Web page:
Municipal golf in America got its start in and around big cities. So, it’s only fitting that the oldest muni in the game—Van Cortlandt Park in New York—today has not one, but two highways cutting through an everyman course that has holes named after Babe Ruth and each of the Three Stooges.
“Vanny,” as it’s known to locals, opened back in 1895—it’s first nine holes built for about $625—and a year later hosted the country’s first public golf tournament. It soon expanded to 18 holes and was a public golf oasis in the Bronx during an era when golf in the U.S. was decidedly private, drawing as many as 700 golfers on Saturdays and Sundays.
Golf’s original muni has seen changes over the years that extend well beyond the overhaul of its 700-yard 9th hole that was once crisscrossed by two brooks and two stone walls. In the 1940s and 1950s, playing through took on an entirely different meaning. Construction of the Major Deegan Expressway and Moshulu Parkway Extension resulted in two hillside holes being eliminated, several others being rearranged, and four new holes added.
The course fell on hard times in the 1970s. Paul Silva, who grew up about five minutes away, recalls on-course hazards that included abandoned cars and greens that seemingly had more broken glass than grass. It looks entirely different today, a tribute to local support as well as a renewed national appreciation for the egalitarian nature of municipal golf.
“We’ve brought it back to a position of prominence,” says Silva, the head golf pro at Van Cortlandt Park as well as a proud native New Yorker. “She should be treated like a grand old dame. It’s back where it should be.”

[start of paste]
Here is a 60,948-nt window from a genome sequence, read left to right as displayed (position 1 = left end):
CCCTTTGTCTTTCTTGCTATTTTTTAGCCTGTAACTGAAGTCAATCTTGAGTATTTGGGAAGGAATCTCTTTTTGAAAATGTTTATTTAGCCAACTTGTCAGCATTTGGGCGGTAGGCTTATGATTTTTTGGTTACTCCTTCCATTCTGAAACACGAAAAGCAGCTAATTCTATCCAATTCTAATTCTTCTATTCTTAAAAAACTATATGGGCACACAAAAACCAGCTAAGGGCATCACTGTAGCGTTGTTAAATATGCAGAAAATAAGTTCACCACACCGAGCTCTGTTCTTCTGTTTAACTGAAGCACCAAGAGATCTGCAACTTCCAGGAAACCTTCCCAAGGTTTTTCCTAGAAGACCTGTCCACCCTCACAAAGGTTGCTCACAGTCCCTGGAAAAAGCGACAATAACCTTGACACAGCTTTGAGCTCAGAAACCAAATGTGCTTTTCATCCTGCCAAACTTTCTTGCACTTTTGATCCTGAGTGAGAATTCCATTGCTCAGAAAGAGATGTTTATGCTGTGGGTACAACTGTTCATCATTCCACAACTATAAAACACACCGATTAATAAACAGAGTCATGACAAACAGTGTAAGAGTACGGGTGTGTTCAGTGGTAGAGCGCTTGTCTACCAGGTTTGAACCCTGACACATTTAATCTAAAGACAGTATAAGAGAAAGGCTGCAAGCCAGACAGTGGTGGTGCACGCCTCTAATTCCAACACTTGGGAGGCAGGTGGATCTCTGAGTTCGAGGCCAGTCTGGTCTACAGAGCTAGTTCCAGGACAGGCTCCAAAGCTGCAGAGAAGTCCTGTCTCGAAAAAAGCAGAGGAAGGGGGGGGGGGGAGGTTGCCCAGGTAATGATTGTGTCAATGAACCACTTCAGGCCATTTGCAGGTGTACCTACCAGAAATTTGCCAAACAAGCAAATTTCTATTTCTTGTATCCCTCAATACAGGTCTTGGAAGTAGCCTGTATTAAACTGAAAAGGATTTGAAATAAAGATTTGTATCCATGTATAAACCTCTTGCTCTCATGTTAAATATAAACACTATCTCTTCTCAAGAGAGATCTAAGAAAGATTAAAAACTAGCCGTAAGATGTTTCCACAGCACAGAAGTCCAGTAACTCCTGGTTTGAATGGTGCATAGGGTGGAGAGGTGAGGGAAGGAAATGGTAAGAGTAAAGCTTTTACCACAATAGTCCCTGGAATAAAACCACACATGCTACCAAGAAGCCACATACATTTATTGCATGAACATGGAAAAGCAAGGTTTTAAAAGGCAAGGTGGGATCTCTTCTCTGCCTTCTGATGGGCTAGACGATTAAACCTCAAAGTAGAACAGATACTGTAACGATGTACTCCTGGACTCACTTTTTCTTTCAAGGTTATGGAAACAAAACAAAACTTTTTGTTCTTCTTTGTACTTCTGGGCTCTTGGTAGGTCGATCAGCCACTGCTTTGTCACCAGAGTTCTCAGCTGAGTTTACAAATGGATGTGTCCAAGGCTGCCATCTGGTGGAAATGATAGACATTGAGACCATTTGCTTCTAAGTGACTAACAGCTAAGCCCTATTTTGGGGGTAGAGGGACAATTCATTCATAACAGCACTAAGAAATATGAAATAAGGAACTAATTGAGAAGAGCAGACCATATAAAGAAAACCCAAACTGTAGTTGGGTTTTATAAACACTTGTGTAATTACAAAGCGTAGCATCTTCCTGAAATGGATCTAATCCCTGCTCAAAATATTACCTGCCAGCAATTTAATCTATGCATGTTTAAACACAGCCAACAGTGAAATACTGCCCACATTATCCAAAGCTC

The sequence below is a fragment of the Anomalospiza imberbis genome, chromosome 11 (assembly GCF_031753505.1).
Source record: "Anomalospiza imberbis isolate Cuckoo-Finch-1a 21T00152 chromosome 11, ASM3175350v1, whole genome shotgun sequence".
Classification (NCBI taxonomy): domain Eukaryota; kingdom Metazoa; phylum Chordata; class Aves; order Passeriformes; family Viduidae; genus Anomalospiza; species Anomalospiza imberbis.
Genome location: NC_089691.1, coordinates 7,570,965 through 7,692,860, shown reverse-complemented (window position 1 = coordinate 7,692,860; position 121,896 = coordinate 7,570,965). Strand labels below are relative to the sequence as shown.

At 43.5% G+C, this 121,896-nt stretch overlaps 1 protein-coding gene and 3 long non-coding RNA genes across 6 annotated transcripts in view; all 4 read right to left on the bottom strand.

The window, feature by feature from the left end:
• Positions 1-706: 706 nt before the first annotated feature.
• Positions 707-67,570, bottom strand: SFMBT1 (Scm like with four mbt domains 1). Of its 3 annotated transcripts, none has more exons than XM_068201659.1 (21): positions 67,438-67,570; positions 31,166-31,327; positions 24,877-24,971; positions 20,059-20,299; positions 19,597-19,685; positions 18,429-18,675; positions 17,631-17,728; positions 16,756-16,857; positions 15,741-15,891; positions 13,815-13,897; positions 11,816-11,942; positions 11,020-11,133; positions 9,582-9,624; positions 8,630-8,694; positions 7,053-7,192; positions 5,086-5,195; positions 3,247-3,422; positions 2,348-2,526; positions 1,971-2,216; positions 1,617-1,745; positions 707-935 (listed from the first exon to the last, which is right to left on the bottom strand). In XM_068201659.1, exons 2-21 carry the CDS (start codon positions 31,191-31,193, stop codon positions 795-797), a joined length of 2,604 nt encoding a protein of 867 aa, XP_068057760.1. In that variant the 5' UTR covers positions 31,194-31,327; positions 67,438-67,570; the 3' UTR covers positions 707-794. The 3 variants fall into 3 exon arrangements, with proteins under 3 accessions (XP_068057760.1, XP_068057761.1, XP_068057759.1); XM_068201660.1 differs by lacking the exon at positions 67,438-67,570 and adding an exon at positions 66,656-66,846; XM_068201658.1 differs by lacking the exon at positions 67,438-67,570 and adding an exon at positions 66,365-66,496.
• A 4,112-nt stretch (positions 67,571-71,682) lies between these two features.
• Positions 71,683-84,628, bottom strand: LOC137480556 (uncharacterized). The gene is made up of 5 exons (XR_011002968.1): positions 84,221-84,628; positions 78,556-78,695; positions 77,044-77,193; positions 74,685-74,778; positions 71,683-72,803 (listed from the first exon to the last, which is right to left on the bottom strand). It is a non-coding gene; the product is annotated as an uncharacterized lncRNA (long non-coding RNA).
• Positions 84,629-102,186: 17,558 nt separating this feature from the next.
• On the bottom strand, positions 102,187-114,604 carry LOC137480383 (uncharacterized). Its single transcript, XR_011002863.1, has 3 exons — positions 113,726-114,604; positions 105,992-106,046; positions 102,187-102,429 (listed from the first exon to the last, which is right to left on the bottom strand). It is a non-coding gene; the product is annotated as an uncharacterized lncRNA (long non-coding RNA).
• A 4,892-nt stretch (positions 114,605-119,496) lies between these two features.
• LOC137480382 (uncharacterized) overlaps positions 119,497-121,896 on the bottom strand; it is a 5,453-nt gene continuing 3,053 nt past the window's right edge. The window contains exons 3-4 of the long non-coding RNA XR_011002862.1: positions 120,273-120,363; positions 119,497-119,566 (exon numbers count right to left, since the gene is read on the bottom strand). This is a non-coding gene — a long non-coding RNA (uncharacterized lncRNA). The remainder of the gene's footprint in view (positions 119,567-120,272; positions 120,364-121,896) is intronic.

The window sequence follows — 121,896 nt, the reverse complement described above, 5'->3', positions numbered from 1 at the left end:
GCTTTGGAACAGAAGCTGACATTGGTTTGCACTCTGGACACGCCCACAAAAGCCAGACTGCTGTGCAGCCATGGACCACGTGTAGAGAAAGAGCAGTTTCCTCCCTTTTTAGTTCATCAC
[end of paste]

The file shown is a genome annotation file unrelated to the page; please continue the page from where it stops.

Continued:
Of the 15 city-run municipal courses, Van Cortlandt is the closest to public transportation. The clubhouse sits a mere 350 yards from the final, northernmost stop on the city’s No. 1 Subway line. The train runs every hour of every day, going from the Bronx to the southern tip of Manhattan, with riders of all ages, colors, and cultures. The diversity isn’t unlike the customer base Van Cortlandt Park sees every day.
“Early in the mornings, you might have Wall Street big shots trying to get in a quick nine. An hour later, it’s the retired firemen and then the social security crew,” says Silva. “Then you’ve got the public-school kids who get their first taste of golf. You really get all walks of life here.”
In more recent days, the locker room and its old wooden lockers were featured in a scene from the movie Wall Street, which also happens to be the name of the 18th hole. But in the course’s earlier years, it was a post-round hangout for athletes like Babe Ruth, Willie Mays, Jackie Robinson, and Joe Louis. Larry, Moe, and Curly of Three Stooges fame also made Van Cortlandt their course of choice.
Athletes and actors still visit the Bronx to tee it up on a daily basis.
“They’re just players to us,” says Silva. “One of the things they like about it is they get paired up with whoever’s on the tee sheet. That’s part of the beauty.”
As for the layout itself, the scorecard doesn’t tell the whole story. It’s just 6,100 yards from the tips, but like many great old courses, Van Cortlandt Park has her defenses: small greens, narrow fairways, awkward angles, and beautiful, mature trees.
The 700-yard hole is gone, but the 619-yard par-five 2nd hole presents a challenge out of the gates. The 17th hole is surely the toughest par three on the course, requiring a 215-yard uphill shot to a green that’s roughly the size of a Manhattan studio apartment.
“It’s a par three and a half,” chuckles Silva, who’s coming up on his 23rd year at Van Cortlandt and remains appreciative of the opportunity and access the facility provides.
The peak weekend rate is $54 while juniors can play during the week for less than $8.
“Every single day it exposes people to the game of golf,” says Silva. “That’s the greatest thing about it.”
Have you played Van Cortlandt Park Golf Course?